The Thermo Scientific Delta Ray is a portable isotope ratio infrared spectrometer for on-site isotopic analysis.
New broad-band tuneable infrared laser is single-chip, solid-state and offers high-power rapid tuning.
Infrared spectroscopic techniques for the non-invasive and rapid quality control of Chinese traditional medicine Si-Wu-Tang
Christian Huck and co-authors look at “Infrared spectroscopic techniques for the non-invasive and rapid quality control of Chinese traditional medicine Si-Wu-Tang”. They have used benchtop mid-IR and NIR as well as portable NIR instruments for quick and non-invasive quality control of this traditional Chinese medicine. Adulterations could be detected, as well as the raw herbs and different sources of the Si-Wu-Tang. The success of the mobile NIR instrument is particularly interesting due to the growing interest in such technology for its ease-of-use and cost.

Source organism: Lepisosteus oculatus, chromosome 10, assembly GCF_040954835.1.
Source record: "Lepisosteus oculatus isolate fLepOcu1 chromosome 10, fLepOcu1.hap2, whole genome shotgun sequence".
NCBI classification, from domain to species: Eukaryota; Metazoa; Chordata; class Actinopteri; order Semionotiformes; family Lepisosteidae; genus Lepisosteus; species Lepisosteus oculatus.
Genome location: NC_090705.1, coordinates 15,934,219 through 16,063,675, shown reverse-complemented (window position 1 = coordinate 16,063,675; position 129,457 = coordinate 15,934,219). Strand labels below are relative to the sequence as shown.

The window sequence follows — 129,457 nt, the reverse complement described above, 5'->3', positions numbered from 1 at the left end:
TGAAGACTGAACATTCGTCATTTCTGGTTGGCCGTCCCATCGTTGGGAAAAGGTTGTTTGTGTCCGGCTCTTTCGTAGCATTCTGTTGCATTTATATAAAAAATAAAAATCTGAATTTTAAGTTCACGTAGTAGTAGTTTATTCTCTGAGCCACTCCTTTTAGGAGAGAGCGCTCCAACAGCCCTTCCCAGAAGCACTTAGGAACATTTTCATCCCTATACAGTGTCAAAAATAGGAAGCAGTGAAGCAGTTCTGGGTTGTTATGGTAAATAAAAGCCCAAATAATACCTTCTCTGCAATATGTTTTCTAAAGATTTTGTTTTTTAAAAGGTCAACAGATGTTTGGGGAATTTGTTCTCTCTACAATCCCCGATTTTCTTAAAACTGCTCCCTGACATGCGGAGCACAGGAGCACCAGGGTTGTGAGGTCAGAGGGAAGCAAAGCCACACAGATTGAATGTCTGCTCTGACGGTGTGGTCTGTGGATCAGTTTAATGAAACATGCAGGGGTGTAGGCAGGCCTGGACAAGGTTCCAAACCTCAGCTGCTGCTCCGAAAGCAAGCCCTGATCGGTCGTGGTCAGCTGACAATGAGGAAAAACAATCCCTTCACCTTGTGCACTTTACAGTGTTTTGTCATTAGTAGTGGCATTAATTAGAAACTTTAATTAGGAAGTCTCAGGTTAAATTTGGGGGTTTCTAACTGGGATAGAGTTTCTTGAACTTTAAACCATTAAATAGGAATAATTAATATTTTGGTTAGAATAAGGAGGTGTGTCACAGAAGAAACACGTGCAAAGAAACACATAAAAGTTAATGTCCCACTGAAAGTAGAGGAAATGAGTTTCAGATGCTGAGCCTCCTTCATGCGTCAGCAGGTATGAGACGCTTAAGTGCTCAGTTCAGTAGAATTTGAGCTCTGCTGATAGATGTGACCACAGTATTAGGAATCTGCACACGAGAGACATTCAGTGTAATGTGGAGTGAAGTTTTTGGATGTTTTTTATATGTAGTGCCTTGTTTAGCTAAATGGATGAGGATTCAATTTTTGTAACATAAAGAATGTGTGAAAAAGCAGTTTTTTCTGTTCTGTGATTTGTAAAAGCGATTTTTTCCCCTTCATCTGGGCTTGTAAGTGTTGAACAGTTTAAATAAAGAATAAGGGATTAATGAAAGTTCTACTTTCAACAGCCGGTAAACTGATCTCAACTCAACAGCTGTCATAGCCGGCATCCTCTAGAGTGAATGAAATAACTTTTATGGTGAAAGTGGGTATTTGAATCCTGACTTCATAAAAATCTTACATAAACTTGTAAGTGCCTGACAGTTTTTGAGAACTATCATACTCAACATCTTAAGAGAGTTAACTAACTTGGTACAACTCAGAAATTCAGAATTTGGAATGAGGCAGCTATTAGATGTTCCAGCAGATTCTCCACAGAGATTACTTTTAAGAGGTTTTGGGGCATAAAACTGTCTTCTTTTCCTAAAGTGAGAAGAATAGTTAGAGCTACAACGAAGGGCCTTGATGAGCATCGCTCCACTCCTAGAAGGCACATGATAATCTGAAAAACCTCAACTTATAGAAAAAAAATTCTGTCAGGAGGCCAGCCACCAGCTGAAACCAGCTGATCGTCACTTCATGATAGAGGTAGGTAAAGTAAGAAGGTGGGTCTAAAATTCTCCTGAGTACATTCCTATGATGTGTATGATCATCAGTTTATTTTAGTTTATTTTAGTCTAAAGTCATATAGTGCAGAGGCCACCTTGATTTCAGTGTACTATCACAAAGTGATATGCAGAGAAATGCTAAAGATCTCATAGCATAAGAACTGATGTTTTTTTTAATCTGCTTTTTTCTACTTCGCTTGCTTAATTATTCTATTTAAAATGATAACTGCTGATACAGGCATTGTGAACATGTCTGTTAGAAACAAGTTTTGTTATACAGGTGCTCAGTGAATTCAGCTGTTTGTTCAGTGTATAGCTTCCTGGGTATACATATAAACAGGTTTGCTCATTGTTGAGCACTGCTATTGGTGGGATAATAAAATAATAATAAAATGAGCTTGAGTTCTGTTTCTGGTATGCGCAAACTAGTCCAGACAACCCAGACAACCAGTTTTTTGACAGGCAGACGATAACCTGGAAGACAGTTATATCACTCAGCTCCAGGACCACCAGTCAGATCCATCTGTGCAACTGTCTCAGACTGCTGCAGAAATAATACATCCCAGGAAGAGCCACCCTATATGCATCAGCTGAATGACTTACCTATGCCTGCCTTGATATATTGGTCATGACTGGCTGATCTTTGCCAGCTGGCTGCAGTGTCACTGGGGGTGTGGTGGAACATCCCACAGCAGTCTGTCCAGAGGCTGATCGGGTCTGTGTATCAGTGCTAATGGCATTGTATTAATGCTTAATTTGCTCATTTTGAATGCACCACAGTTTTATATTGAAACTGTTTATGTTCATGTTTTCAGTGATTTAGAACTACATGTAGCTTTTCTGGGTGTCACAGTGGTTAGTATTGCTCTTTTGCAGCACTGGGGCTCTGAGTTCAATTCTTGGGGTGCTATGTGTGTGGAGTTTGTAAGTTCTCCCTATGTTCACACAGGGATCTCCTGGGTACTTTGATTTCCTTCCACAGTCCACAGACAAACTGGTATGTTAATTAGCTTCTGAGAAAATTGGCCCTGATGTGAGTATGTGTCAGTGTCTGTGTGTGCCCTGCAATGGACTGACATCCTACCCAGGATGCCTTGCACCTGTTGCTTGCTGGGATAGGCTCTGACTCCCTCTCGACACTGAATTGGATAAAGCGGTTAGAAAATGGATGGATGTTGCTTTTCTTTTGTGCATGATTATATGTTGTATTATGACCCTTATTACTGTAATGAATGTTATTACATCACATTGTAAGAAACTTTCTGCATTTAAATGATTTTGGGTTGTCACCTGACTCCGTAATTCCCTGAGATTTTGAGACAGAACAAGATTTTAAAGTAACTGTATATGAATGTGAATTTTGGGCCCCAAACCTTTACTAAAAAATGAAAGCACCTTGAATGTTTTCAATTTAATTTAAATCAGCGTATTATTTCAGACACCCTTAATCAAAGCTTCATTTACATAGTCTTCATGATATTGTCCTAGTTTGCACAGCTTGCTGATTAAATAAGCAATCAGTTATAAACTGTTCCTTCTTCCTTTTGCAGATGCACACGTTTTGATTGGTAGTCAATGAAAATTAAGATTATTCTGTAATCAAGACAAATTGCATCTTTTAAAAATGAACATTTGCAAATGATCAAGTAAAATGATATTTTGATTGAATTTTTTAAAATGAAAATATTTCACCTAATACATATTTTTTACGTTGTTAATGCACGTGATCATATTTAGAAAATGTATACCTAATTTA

Synchrotron-based micro Fourier transform infrared mapping to investigate the spatial distribution of amorphous and crystalline calcium carbonate in earthworm-secreted calcium carbonate balls
Earthworm secretions are of interest to Mark Hodson, Liane Benning, Gianfelice Cinque, Bea Demarchi, Mark Frogley, Kirsty Penkman, Juan Rodriguez-Blanco, Paul Schofield, Emma Versteegh and Katia Wehbe in “Synchrotron-based micro Fourier transform infrared mapping to investigate the spatial distribution of amorphous and crystalline calcium carbonate in earthworm-secreted calcium carbonate balls”. Several earthworm species secrete very small granules of calcium carbonate, and the authors think these are involved in pH regulation. These granules contain different polymorphs of calcium carbonate, including the amorphous form which is very unstable in the laboratory. To investigate this they have FT-IR spectroscopy and mapping, and are continuing this work with Ca XANES.
FT-IR spectroscopy can greatly increase the amount of information that can be extracted from a protein microarray. High-quality spectra can be obtained from spots of protein no larger than the diameter of a human hair.